These findings were confirmed in the Demos poll last month, which revealed that 45% of Sardinian participants were in favour of independence. The regional government is currently working on re-writing Sardinia’s special statute (constitutional law) to enhance the island’s fiscal, social and cultural powers. If these powers are not forthcoming, it is likely that the Psd’Az and other nationalist parties will succeed in their next motion to have an independence referendum, raising more questions for the Italian Constitutional Court on how to proceed.
And finally, few people now believe that the question of independence has been put to bed in Scotland. With a recent poll showing majority support for independence, the SNP’s surge in new members, and the self-implosion of the SNP’s main competitor – the Scottish Labour Party – it may only be a matter of time before Scots vote again.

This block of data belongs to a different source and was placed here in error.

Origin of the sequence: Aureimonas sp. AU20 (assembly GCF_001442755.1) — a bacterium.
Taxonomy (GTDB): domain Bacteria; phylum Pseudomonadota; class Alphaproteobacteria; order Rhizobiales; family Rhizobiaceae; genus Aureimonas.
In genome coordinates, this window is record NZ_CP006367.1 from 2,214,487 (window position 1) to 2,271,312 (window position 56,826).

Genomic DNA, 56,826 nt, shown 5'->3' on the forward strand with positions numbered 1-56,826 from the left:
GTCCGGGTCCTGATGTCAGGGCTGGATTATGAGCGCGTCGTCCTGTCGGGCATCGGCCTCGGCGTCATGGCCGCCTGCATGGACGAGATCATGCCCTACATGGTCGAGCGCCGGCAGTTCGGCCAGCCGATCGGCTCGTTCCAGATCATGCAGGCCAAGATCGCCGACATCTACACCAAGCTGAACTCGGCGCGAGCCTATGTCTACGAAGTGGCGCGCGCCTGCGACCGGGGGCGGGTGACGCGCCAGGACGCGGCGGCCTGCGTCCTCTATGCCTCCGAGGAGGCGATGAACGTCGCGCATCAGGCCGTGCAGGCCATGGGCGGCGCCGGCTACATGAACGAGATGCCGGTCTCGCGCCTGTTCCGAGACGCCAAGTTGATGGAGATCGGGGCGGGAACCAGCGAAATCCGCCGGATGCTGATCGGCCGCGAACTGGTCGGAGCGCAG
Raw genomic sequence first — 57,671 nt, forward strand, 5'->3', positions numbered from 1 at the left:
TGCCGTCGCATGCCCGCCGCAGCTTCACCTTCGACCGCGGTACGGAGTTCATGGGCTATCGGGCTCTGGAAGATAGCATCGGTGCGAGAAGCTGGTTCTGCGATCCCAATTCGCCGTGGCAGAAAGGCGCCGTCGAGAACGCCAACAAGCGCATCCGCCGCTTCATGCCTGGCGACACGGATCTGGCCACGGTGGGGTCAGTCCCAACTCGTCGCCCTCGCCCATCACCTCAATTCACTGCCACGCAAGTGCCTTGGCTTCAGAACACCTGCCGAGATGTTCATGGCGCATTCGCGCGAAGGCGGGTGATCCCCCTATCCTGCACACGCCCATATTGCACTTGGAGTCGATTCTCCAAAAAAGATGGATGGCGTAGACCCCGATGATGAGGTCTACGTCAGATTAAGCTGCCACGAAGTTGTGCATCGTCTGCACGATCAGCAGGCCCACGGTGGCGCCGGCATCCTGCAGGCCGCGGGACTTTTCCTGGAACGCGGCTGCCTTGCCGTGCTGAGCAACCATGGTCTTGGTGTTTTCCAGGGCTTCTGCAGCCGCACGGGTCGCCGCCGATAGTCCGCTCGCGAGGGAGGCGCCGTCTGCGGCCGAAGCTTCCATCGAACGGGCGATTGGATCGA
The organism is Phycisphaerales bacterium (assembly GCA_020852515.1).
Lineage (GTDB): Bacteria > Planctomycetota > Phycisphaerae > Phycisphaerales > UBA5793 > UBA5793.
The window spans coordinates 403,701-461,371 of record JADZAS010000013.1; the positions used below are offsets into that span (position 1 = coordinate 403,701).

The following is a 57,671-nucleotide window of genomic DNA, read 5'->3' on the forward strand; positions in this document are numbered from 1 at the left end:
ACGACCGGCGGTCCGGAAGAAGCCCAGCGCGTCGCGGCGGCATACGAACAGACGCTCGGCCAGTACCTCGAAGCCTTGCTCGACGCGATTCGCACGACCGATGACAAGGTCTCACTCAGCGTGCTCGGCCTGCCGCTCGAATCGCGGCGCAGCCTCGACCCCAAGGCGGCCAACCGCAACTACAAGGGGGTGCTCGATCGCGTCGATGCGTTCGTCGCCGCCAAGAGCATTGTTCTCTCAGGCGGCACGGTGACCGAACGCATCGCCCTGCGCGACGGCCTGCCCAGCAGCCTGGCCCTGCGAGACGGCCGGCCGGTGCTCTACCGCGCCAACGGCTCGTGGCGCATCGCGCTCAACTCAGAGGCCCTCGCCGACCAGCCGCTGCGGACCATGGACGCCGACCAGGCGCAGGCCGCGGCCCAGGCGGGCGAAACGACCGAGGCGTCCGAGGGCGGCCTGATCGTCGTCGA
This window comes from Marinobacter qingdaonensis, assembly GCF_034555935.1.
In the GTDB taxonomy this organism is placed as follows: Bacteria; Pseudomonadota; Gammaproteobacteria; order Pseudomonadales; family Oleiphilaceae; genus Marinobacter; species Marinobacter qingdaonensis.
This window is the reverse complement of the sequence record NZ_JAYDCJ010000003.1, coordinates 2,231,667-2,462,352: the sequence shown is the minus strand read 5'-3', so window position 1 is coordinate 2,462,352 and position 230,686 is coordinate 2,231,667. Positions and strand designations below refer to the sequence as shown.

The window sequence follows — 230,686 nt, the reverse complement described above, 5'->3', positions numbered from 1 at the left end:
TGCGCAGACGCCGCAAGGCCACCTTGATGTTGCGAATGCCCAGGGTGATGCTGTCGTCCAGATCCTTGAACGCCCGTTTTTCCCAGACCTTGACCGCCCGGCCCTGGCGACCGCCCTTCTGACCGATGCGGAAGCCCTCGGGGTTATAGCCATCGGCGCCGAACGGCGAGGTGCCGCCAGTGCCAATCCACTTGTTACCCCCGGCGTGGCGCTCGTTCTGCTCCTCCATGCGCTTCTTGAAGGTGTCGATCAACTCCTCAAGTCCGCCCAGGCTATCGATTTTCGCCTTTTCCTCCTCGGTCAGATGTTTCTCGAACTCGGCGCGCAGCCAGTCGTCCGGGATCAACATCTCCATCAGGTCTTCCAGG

The EU – and its member-states – should not rest on their laurels: these movements are not going to go away. Ironically, the EU appeared to have undercut independence demands in the 1990s by giving sustenance to the idea of a ‘Europe of the Regions’ whereby substate regions could sit alongside – or even replace – the states in the governance of Europe. However, when these hopes were dashed with the state-reifying bias of the Lisbon Treaty, nationalist movements across Europe radicalised their demands in favour of independence in a Europe of the States, as this now seemed to be the only way to get a seat on the top table of the Council of the EU.
The onus is now on the EU to figure out how internal secession within its borders might actually work – because there are now several wannabe states knocking on its doors. If the citizenry of these ‘stateless nations’ believe that their future is best secured with the trappings of statehood, the resulting configuration would be a ‘Europe’ fractured into a number of smaller territorial entities.
Ironically, this map of Europe may be very familiar to historians. Once upon a time, before the rise of the modern nation-state in the nineteenth century, Europe was a patchwork of city-states and small self-governing regions. ‘Small is beautiful’ was the mantra then; with the spread of independence referenda, are we seeing the natural return to this model?